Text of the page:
Dear Spencer Community,
With the rest of the nation and the world, we have been reeling with the fast-paced turn of events as we all manage the national health pandemic created by the exponential spread of COVID-19. Like most other places, our staff at Spencer is working remotely, and we are finding new ways to be in community, to be together, and to uphold one another and our work.
And our hearts are breaking as we witness the fall-out from the effects of the pandemic on our communities. We are holding so much in our hearts and minds.
We are holding the worry of those who are sick and the sorrow of those who have already lost a loved one to this virus both here and abroad.
We are holding undergraduate students who have had to move abruptly from their living spaces, and who may be housing or food insecure.
We are holding graduate students whose dissertation studies may be irreparably altered, and who are anxious about what this means for their job-seeking process and their futures.
We are holding faculty members and staff at universities across the country who are learning to teach and serve students online, while caring for young children and/or elderly parents and needing to attend to their own health and well-being.
We are holding parents and caregivers at home with their kids, managing the tension between supporting their children’s learning and just wanting to make sure they feel safe and loved in an unprecedented time.
We are holding all of the teachers and school administrators and education leaders who are trying to figure out how to support children and families, and how to do so equitably.
We are holding the junior faculty whose work and careers have been disrupted, in ways that may have reverberating effects for years to come.
We are holding the scholars and students with disabilities who have been told for years that virtual participation was too cumbersome or not possible, and who are watching the world participate in work and school virtually over a very short span of time.
We are holding the gravity of the reality that in this moment of collective trauma and crisis, the negative effects are experienced much more drastically by those who are already vulnerable in our society—those in poverty, immigrants, the undocumented, people of color, Indigenous peoples, those with disabilities, those in foster care or without safe and loving family structures. This crisis is exposing the extreme fissures in our society and the deep and abiding obligation we have to put things right.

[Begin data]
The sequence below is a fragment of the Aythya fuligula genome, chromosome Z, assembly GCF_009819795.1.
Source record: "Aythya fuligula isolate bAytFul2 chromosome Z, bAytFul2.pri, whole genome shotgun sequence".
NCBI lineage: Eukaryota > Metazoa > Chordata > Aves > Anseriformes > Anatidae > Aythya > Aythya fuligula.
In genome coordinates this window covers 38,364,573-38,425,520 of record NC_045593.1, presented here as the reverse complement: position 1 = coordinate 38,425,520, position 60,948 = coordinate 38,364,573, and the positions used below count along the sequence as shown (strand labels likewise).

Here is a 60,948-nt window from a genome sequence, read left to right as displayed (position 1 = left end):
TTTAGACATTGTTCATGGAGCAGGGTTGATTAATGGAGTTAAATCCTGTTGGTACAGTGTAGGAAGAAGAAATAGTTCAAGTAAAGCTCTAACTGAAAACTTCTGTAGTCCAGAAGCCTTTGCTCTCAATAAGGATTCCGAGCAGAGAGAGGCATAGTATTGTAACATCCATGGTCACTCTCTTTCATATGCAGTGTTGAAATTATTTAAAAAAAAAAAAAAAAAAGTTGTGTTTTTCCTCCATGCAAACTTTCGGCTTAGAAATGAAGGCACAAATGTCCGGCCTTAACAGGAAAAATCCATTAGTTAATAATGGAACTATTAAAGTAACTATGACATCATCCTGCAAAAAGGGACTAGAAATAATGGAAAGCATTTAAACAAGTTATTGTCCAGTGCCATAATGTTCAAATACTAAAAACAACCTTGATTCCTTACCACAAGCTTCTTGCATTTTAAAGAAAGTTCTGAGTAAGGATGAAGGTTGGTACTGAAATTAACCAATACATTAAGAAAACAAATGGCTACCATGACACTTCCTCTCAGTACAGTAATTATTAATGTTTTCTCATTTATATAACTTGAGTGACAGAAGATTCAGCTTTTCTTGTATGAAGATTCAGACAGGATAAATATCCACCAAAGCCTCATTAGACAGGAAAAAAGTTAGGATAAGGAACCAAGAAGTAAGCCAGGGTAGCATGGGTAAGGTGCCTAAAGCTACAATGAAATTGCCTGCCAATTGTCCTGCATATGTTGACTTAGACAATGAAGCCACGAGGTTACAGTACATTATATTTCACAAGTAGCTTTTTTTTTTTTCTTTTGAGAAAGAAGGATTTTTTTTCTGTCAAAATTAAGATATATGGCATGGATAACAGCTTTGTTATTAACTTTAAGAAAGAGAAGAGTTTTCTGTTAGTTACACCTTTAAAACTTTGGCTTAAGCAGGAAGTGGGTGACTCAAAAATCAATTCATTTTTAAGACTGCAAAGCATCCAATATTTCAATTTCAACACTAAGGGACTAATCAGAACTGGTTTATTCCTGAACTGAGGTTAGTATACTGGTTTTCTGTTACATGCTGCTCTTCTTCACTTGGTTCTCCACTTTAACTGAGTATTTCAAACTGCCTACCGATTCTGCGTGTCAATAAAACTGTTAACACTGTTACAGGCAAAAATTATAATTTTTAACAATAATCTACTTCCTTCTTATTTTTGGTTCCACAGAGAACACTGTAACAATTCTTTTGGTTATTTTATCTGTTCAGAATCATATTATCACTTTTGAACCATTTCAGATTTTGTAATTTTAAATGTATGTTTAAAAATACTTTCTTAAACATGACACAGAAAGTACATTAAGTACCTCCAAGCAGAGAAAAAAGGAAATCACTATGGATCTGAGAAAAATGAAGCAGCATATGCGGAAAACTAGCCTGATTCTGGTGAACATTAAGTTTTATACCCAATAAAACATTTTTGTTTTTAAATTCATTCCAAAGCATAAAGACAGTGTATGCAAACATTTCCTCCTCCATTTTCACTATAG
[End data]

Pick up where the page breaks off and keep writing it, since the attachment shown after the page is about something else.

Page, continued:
And we are trying to hold that there are also remarkable responses unfolding, as we push ourselves not be paralyzed by a state of despair.
More drastic change to education systems has occurred in the last week than it has in arguably the last 50 years. What possibilities does this open up for the future of learning, for the reorganization of our institutions, for the centrality of families and family life?
We are seeing mass recognition of the importance of educators and the prioritizing of children and family - not labor – at the center of life. We are seeing a shift in everyday life that is needed for carbon reduction and climate change. We are seeing a rapid-scale institutional response that just a month ago was discursively impossible.
As our daily lives are rapidly reconfiguring, how can we be self-determining in the reconfiguration? We need to hold the devastating impacts of this moment, and can we also reach for what might be possible that wasn’t visible before? It may be that social distancing isn’t quite the right frame for what we need right now. We certainly need physical distancing. But we also need to imagine and act from places of social closeness and care. What if we recognized this moment as also a possibility to reconfigure life towards the world we want? What kinds of new questions would we ask, what kinds of reimagining might we do together? We want to find ways to think with you all about this, and to create spaces in which we can reimagine together.
We are thinking about these big questions, even as we also think about how we can support the education research community in this moment, and about our role in meeting some of the very acute needs of schools and families that are pressing and urgent in our local context and nationally.
We hope that you and your loved ones are well, and we are more committed than ever to do our work in a way that supports learning and thriving of educators, families, young people, and communities.
Na’ilah Suad Nasir| President
Megan Bang| Senior Vice President